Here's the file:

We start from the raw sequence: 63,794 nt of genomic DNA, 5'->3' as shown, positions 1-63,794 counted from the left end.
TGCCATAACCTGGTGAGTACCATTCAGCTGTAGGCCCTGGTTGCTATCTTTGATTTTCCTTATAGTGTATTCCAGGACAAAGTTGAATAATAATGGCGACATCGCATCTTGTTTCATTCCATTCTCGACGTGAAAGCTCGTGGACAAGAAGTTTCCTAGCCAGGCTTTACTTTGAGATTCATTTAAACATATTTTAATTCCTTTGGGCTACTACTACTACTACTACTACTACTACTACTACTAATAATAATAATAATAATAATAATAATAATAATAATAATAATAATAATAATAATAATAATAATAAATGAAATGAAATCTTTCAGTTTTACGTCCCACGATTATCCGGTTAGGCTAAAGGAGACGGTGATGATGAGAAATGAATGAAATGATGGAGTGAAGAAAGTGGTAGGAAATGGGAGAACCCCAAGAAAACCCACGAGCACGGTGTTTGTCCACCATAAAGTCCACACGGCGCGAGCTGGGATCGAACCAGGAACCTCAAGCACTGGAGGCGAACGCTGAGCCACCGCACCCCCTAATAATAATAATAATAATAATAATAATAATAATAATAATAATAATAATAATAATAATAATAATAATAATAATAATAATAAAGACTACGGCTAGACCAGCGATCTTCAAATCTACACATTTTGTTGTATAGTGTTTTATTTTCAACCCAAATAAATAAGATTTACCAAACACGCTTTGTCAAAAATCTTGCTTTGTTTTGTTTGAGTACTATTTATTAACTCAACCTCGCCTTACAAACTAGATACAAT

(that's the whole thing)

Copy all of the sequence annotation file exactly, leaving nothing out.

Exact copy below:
We start from the raw sequence: 63,794 nt of genomic DNA, 5'->3' as shown, positions 1-63,794 counted from the left end.
TGCCATAACCTGGTGAGTACCATTCAGCTGTAGGCCCTGGTTGCTATCTTTGATTTTCCTTATAGTGTATTCCAGGACAAAGTTGAATAATAATGGCGACATCGCATCTTGTTTCATTCCATTCTCGACGTGAAAGCTCGTGGACAAGAAGTTTCCTAGCCAGGCTTTACTTTGAGATTCATTTAAACATATTTTAATTCCTTTGGGCTACTACTACTACTACTACTACTACTACTACTACTAATAATAATAATAATAATAATAATAATAATAATAATAATAATAATAATAATAATAATAATAATAAATGAAATGAAATCTTTCAGTTTTACGTCCCACGATTATCCGGTTAGGCTAAAGGAGACGGTGATGATGAGAAATGAATGAAATGATGGAGTGAAGAAAGTGGTAGGAAATGGGAGAACCCCAAGAAAACCCACGAGCACGGTGTTTGTCCACCATAAAGTCCACACGGCGCGAGCTGGGATCGAACCAGGAACCTCAAGCACTGGAGGCGAACGCTGAGCCACCGCACCCCCTAATAATAATAATAATAATAATAATAATAATAATAATAATAATAATAATAATAATAATAATAATAATAATAATAATAATAAAGACTACGGCTAGACCAGCGATCTTCAAATCTACACATTTTGTTGTATAGTGTTTTATTTTCAACCCAAATAAATAAGATTTACCAAACACGCTTTGTCAAAAATCTTGCTTTGTTTTGTTTGAGTACTATTTATTAACTCAACCTCGCCTTACAAACTAGATACAAT